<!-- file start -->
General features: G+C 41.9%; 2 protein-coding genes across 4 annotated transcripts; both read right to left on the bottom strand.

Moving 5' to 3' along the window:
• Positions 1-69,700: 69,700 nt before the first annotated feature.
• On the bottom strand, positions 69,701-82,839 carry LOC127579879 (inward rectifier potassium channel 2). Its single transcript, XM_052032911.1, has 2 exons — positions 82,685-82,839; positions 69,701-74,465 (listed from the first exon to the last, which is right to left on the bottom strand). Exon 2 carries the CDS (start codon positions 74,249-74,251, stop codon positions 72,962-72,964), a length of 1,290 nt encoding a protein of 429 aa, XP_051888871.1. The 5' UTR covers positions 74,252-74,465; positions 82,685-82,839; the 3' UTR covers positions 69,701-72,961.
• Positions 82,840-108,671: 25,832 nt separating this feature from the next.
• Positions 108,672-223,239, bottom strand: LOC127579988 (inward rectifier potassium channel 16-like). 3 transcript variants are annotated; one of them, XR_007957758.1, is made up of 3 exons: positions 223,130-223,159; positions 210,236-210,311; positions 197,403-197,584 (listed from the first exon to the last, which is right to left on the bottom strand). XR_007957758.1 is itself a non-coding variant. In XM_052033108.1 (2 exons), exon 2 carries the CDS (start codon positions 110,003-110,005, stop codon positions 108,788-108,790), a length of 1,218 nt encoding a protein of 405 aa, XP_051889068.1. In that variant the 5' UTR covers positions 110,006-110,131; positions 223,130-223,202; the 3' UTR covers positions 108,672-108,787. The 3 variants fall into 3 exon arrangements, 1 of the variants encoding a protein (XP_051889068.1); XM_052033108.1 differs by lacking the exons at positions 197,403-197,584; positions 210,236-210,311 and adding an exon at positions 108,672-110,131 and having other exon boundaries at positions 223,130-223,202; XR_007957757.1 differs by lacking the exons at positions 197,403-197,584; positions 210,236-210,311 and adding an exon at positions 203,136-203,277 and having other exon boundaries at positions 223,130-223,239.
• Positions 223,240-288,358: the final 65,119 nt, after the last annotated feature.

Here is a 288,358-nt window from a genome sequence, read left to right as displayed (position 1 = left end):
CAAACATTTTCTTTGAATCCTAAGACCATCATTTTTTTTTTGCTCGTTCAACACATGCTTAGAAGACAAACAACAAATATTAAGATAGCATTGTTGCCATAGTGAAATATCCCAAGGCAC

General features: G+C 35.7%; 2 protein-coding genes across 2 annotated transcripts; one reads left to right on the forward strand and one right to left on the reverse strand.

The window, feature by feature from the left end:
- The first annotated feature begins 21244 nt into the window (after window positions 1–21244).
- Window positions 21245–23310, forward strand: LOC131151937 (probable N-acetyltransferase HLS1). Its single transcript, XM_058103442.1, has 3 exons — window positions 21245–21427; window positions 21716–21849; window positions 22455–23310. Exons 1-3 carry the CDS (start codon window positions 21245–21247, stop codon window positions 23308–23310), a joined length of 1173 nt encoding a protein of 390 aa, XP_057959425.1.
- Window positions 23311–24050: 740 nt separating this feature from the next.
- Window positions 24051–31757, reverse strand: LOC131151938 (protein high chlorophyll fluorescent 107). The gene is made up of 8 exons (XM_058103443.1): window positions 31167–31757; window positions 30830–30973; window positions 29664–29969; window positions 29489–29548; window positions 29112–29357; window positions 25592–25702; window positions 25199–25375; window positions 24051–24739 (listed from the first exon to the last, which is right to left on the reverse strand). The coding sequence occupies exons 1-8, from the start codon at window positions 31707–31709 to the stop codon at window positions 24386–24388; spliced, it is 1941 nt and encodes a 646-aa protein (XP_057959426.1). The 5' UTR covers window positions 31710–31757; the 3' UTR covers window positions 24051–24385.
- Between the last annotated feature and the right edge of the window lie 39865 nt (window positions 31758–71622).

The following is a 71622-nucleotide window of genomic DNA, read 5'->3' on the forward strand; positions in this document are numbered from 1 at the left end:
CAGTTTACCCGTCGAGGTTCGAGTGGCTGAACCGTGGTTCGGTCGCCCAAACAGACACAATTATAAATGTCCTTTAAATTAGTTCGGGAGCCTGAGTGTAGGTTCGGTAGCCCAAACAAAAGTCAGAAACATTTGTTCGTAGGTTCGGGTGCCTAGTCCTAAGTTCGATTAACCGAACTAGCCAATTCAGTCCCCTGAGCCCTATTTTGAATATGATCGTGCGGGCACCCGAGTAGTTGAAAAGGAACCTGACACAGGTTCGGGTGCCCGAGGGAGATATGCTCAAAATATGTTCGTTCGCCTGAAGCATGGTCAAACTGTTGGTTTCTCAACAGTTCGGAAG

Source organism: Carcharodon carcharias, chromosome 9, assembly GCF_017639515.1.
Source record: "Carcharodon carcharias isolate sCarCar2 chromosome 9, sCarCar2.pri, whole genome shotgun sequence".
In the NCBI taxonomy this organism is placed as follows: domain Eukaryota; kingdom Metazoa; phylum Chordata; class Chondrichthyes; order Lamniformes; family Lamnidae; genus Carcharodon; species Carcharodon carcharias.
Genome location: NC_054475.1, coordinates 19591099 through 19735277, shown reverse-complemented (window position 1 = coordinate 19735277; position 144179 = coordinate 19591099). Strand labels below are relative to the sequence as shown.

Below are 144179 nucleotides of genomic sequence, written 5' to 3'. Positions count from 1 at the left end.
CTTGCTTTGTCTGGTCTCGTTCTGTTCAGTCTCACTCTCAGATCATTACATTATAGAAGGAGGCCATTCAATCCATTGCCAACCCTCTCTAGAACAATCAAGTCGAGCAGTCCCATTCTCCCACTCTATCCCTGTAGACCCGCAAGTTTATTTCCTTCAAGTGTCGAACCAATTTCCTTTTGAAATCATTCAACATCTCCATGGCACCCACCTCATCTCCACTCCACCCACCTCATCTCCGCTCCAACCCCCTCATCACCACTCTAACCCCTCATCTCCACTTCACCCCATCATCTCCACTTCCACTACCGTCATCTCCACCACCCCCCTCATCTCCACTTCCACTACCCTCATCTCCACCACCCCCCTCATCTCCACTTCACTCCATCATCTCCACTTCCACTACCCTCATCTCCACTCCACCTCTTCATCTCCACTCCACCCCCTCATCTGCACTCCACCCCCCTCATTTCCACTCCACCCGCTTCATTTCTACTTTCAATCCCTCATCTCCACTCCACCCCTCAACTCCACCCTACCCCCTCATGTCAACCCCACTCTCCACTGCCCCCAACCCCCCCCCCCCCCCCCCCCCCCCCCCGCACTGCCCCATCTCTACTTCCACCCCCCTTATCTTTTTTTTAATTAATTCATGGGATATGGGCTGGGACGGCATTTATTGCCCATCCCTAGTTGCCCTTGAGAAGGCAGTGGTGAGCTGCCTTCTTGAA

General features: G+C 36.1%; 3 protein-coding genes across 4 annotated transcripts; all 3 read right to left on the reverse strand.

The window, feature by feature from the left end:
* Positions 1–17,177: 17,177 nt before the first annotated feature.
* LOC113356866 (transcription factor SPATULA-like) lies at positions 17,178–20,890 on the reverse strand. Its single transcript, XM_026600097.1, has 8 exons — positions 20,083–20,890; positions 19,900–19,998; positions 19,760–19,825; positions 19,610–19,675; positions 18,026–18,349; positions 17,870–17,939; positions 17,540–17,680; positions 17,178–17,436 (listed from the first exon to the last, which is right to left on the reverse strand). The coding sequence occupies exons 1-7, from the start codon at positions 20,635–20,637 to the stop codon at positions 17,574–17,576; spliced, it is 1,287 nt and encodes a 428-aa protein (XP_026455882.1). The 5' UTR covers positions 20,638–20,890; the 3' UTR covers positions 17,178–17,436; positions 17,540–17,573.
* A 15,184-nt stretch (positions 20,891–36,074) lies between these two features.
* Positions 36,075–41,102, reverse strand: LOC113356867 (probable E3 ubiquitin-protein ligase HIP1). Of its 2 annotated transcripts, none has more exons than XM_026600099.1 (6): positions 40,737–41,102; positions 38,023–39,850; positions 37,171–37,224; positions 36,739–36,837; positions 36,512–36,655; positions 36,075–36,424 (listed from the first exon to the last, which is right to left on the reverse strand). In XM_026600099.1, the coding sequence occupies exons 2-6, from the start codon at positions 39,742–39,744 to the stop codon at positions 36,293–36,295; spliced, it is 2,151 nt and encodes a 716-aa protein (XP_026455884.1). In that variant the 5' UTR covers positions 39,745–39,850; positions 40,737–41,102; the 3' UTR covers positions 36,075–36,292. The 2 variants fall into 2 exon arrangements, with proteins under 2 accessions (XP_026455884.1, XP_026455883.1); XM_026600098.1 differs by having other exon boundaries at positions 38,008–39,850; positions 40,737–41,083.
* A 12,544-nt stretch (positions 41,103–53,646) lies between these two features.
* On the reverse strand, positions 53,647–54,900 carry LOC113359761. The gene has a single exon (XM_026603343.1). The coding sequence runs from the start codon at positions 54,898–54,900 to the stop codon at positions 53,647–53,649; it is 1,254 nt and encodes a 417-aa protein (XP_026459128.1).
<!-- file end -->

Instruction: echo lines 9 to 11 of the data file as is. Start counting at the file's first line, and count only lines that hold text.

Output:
CAAACATTTTCTTTGAATCCTAAGACCATCATTTTTTTTTTGCTCGTTCAACACATGCTTAGAAGACAAACAACAAATATTAAGATAGCATTGTTGCCATAGTGAAATATCCCAAGGCAC

General features: G+C 35.7%; 2 protein-coding genes across 2 annotated transcripts; one reads left to right on the forward strand and one right to left on the reverse strand.

The window, feature by feature from the left end: